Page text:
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This article in AJ

  1. Vol. 72 No. 6, p. 1009-1012
     
    Received: Sept 28, 1979


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doi:10.2134/agronj1980.00021962007200060034x

Measuring Soil Nitrogen Mineralization Under Field Conditions1

  1. D. T. Westermann and
  2. S. E. Crothers2

Abstract

Abstract

The amount and rate of soil N mineralization are important components that can be used to predict preplant N fertilizer application and to evaluate the need for N fertilization during crop growth. This study‘s purpose was to evaluate the buried polyethylene bag technique as a method for characterizing the N mineralized under field conditions during the cropping season. Soil (Xerollic Calciorthids) was placed in polyethylene bag and buried in the 0 to 45 un root zone of fallowed soils and where corn (Zea mays L.) and potato (Solanum tuberosum L.) were being grown. The NO3-N content of the soil in the bags was compared with that in the root zone at selected time intervals (10 to 14 days) from April to October.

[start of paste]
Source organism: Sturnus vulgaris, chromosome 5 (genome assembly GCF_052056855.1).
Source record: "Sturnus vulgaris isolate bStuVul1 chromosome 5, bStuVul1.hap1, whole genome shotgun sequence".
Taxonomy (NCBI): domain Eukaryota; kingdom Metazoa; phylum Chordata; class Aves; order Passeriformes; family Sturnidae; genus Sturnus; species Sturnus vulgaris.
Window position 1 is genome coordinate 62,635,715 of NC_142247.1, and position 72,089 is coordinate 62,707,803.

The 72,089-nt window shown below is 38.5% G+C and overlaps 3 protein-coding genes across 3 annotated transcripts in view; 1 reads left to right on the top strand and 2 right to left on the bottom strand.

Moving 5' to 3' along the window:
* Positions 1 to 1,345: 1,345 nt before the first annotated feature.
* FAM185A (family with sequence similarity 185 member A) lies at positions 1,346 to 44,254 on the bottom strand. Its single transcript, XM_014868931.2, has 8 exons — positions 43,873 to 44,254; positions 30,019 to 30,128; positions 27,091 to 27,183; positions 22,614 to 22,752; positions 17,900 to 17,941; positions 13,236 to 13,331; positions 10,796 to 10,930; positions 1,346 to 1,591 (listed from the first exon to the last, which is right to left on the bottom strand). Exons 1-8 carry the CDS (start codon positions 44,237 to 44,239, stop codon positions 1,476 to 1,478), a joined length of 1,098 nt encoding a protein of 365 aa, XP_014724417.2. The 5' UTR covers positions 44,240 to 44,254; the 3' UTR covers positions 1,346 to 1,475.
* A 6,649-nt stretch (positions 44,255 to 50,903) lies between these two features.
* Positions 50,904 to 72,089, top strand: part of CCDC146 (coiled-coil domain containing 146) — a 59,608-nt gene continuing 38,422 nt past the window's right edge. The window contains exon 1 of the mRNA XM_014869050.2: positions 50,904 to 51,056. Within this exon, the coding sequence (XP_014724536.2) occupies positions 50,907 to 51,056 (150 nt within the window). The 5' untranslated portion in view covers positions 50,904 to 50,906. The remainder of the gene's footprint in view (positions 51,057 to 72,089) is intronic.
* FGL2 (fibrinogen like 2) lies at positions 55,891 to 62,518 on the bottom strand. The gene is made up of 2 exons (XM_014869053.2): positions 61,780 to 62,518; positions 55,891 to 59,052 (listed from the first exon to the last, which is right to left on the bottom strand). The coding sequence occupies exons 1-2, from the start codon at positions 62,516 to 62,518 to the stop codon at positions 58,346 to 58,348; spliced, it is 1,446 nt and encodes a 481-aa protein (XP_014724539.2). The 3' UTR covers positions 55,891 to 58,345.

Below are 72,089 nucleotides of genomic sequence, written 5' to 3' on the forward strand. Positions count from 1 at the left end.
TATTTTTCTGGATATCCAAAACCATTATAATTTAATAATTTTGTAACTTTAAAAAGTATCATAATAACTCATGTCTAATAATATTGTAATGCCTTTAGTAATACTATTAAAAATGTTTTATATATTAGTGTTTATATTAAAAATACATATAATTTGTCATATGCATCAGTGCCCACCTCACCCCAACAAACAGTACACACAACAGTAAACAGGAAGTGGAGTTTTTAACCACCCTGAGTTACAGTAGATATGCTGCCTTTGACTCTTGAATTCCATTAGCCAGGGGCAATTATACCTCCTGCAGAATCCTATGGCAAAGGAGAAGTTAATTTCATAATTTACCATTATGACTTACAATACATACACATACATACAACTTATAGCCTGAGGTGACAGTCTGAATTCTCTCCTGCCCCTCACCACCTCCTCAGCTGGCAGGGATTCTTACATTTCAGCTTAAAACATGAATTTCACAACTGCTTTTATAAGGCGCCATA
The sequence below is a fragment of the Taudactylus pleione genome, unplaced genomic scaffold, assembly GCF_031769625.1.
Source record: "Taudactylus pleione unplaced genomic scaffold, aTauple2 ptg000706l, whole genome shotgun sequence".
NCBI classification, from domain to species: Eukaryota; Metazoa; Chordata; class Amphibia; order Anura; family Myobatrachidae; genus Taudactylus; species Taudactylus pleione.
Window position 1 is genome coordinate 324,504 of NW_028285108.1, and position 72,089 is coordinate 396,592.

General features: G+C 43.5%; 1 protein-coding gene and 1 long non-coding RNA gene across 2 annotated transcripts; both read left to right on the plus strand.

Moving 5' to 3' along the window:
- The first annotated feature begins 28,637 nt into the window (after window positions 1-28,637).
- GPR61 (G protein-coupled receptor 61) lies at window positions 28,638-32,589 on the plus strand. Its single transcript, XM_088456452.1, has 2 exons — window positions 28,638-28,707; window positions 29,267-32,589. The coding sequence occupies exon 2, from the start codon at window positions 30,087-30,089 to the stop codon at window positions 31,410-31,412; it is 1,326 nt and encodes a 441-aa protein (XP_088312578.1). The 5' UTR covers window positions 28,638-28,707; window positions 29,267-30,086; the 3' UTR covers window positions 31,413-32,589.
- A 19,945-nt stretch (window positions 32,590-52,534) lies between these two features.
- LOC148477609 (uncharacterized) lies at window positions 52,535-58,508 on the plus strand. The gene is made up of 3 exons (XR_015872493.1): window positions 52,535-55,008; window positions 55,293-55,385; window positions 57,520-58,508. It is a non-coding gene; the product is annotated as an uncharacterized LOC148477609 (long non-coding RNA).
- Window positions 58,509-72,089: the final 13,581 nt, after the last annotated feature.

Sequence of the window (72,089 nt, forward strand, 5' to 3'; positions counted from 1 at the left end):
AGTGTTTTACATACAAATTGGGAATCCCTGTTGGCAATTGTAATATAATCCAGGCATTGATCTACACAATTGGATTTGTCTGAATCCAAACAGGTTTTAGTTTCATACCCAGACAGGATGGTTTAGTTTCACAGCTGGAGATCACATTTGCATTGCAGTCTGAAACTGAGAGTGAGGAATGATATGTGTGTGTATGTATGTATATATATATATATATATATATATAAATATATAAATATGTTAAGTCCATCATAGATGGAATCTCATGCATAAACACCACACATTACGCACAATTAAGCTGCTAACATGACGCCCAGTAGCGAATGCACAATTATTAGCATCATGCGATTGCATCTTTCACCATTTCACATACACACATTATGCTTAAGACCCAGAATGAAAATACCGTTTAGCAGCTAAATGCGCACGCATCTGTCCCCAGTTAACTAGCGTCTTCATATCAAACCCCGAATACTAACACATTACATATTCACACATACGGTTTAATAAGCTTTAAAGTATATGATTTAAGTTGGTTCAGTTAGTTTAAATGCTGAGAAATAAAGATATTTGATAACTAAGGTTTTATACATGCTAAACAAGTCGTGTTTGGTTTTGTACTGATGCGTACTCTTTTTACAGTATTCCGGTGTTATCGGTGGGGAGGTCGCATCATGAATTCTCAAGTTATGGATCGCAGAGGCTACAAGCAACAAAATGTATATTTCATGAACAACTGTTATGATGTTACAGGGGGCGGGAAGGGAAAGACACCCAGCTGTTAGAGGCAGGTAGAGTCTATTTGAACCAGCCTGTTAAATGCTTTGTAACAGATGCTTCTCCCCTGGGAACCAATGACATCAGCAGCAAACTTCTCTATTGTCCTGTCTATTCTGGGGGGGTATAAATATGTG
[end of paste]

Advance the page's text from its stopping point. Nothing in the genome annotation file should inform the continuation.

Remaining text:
The soil NO3-N concentrations in the buried polyethylene bags were similar to those in irrigattd fallow soils from April to October after correction for different soil water contents. The N-mineralization rate between sampling intervals had an average temperature coefficient (Q10) of 2.3 between 10 C and 30 C. The relative N-mineralization rate was proportional to the soil water content expressed as a percentage of the available waterholding capacity. The N uptake by corn and potato crops predicted from NO3-N changes in the rooting zone and in the buried polyethylene bags resembled those measured by plant sampling. The buried polyethylene bag technique has potential for monitoring the soil N-mineraliition process during the cropping season and for estimating N uptake by crops. It also provides an alternative method for estimating soil N availability for future crops and its use should maximize N-fertilizer efficiencies.

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